This huge increase in cultural interaction has big political implications, because what happens in the cultural arena increasingly affects what politicians can do: cultural misunderstandings create political problems, while an attractive culture gives countries a licence to operate in international affairs, and a chance of being heard.

Culture itself has produced a new international political economy –  tourism into the UK is driven by culture, and tourists spend about £15bn a year here; Korea is exporting pop music to Peru; the Thai government supports food as a cultural export. But it’s not all benign, because culture has created problems for conventional politics: think of the way in which films like Braveheart, Borat and 300 have influenced debate, or how a TV series has affected Britons’ perception of Baltimore.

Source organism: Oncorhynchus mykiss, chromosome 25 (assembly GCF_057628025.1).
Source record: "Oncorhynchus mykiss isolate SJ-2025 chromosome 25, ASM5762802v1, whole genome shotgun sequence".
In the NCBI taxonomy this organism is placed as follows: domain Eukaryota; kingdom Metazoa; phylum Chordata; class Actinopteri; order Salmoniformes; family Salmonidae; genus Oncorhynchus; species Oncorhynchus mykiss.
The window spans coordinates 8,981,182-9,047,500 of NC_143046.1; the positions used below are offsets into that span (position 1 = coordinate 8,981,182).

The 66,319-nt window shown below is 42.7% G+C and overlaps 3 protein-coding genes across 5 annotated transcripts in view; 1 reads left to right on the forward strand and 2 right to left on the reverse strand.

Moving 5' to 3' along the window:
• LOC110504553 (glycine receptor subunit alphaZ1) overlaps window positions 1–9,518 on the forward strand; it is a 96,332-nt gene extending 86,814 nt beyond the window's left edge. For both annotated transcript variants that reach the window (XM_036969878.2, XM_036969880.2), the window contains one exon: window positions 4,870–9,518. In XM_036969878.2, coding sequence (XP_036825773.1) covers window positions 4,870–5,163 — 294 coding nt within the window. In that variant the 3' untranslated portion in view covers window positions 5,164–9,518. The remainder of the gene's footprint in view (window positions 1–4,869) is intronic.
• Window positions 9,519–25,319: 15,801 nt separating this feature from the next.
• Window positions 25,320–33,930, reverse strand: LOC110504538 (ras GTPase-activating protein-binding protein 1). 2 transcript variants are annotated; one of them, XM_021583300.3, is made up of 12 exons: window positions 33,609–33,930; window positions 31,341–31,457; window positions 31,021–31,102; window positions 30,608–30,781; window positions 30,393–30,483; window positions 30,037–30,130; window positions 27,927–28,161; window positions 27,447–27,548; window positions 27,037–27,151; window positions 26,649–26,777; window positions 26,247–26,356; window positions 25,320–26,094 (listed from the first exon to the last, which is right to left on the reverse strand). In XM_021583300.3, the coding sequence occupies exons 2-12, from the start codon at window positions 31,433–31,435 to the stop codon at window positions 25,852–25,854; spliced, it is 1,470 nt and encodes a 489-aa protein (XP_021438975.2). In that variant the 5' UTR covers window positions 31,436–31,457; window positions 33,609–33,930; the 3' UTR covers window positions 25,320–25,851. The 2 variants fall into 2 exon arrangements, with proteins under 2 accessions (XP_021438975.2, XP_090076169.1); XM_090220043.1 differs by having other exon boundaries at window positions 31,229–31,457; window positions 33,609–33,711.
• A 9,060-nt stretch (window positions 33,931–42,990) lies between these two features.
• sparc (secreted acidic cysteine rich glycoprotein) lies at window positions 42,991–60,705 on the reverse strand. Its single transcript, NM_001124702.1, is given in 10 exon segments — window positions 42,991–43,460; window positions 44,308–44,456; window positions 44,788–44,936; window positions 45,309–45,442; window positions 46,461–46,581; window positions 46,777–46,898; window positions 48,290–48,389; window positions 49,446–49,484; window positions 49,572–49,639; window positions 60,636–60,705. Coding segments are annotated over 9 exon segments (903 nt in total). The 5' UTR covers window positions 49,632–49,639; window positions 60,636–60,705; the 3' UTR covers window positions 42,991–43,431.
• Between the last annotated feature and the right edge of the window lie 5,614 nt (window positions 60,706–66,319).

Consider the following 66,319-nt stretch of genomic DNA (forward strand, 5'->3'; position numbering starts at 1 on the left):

The big change is that both communication and culture are now democratised. This is not a coincidence, because they affect each other, and together they have created a massive increase in people power around the world. Artists, poets, actors and film-makers are leading change from Beijing to New York; they have played a major role in Tahrir Square and in Spain’s Indignados movement. And cultural voices are increasingly being heard in the mainstream political media as well: on Monday this week, an artist in Tehran was interviewed on Today about the election of Hassan Rouhani in Iran. Ten minutes later, there was a story about Pussy Riot appearing at the Meltdown Festival in London. Cultural expression and an interest in political freedom go hand-in-hand.